Why organizations need a data lake architecture

"The contents of the data lake stream in from a source to fill the lake, and various users of the lake can come to examine, dive in, or take samples.”
30 October 2019

Data lakes can accommodate multiple data from various streams of source. Source: Shutterstock

Data are valuable assets of every organization and a vast collection of data (big data) requires proper management and secured storage.

Organizations dealing with big data understand the importance of setting up a data repository to ensure smooth workflow and accessibility to important data when needed.

In some cases, accessing data in large organizations can be less straightforward than preferred due to double security measures and sources of data, which stem from internal or external storage.

Hence, the concept of “data lake” is introduced and originally described by James Dixon, the founder and CTO of Pentaho as;

“If you think of a data mart as a store of bottled water – cleansed and packaged and structured for easy consumption – the data lake is a large body of water in a more natural state. The contents of the data lake stream in from a source to fill the lake, and various users of the lake can come to examine, dive in, or take samples.”

The main features of a data lake are the storage of collected data in a single place and open access to all valid users. 

Organizations can benefit from this open concept of retrieving data from a single storage space.

All in one storage

Since a data lake holds all data regardless of forms and structure, the flexibility of this arrangement allows any data from internal or external sources to be stored in a single place.

When bits of data are put together from multiple sources, it could yield significant perspectives on consumer behavior for businesses.

For example, a retailer may have records of customers’ purchase history and when combined with the survey form filled by customers, the business can gain insights on the shopping habit of consumers and possibly generate marketing strategies to appeal to consumers of similar product preferences.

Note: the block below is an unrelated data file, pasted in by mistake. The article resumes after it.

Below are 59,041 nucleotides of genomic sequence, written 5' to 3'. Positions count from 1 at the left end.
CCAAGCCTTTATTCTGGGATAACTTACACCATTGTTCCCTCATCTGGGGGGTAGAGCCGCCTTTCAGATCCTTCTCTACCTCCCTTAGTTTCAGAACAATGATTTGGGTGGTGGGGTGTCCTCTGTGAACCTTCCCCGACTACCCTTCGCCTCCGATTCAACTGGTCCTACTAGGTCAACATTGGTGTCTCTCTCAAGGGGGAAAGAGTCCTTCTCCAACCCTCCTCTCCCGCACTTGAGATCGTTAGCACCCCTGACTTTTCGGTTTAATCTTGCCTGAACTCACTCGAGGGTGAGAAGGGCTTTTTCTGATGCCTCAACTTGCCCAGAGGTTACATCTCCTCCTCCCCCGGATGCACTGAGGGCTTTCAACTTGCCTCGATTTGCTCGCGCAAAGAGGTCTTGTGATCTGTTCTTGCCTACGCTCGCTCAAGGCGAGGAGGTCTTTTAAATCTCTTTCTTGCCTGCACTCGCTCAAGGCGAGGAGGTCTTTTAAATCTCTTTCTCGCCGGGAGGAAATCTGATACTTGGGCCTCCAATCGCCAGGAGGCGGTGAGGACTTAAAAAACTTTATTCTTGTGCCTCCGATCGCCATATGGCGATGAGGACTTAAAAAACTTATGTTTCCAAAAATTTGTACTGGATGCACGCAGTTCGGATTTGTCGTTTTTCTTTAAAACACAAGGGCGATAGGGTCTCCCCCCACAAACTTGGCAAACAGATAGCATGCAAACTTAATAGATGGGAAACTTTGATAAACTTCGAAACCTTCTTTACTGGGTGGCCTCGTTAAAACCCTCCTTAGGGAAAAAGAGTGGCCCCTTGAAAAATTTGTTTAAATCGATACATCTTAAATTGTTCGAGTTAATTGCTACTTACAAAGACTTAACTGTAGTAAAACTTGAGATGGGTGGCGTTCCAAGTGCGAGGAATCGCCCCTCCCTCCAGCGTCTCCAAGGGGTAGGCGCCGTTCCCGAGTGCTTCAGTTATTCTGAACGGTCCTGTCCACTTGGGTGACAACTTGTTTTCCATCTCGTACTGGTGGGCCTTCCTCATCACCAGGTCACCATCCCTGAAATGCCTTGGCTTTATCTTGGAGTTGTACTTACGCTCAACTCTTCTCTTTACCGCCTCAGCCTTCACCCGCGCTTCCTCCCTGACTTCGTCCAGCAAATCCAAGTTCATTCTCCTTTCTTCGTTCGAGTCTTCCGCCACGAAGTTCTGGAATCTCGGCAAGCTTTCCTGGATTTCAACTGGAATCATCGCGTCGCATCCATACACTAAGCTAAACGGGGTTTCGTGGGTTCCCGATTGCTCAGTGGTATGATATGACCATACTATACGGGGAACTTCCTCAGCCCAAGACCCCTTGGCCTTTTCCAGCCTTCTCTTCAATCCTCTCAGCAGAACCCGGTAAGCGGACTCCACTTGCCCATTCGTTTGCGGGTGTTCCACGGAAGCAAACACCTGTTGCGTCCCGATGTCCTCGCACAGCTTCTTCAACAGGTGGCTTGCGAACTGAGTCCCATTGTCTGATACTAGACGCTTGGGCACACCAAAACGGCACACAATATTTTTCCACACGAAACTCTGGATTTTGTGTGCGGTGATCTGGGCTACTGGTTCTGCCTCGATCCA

Therefore, a collection of data can form a bigger picture and help businesses gain insights into their customers.

Time saving and cost-cutting for organizations 

In traditional data analytics pipeline such as a “data warehouse“, data are stored in an organized manner and are “processed” beforehand.

Similar to a real warehouse, data are categorized and packaged before being stored on shelves.

In order to maintain the structure and operations of the warehouse, plans and pathways of data storage are developed to sort and prepare data for storage.

Due to the nature of a data lake, this step is unnecessary and organizations can experience reduced developmental and maintenance expenses.

In the same vein, data engineers save time when pre-data storage plans are no longer needed, allowing them to work on other developmental plans such as effective ways to harvest data and analyzing big data.

Agility in a fast pace environment 

In addition to a data lake being able to accommodate new data without additional cost or implementation time due to its flexible design, organizations may see the growth of data rise.

The ability to store new data without changing an entire data structure allows companies to stay ahead in digital adoption without being held back by infrastructure changes in data storage.

Moreover, the unprocessed data kept in its original form can easily take shape when required or retrieved by users, allowing companies to move forward with projects and accomplish organizational goals.

With 92 percent of large organizations ready to adopt big data and artificial intelligence (AI) initiatives, a comprehensive and simplified data pipeline is essential.

Even though the prospects of data lakes look promising, there is a risk of data lakes turning into data swamps over time, whereby an influx of data stored in data lakes remain unorganized and unused.

However, by organizing the value of data through visual representation and aligning them with organizational goals, organizations will see their data repository as a treasure vault.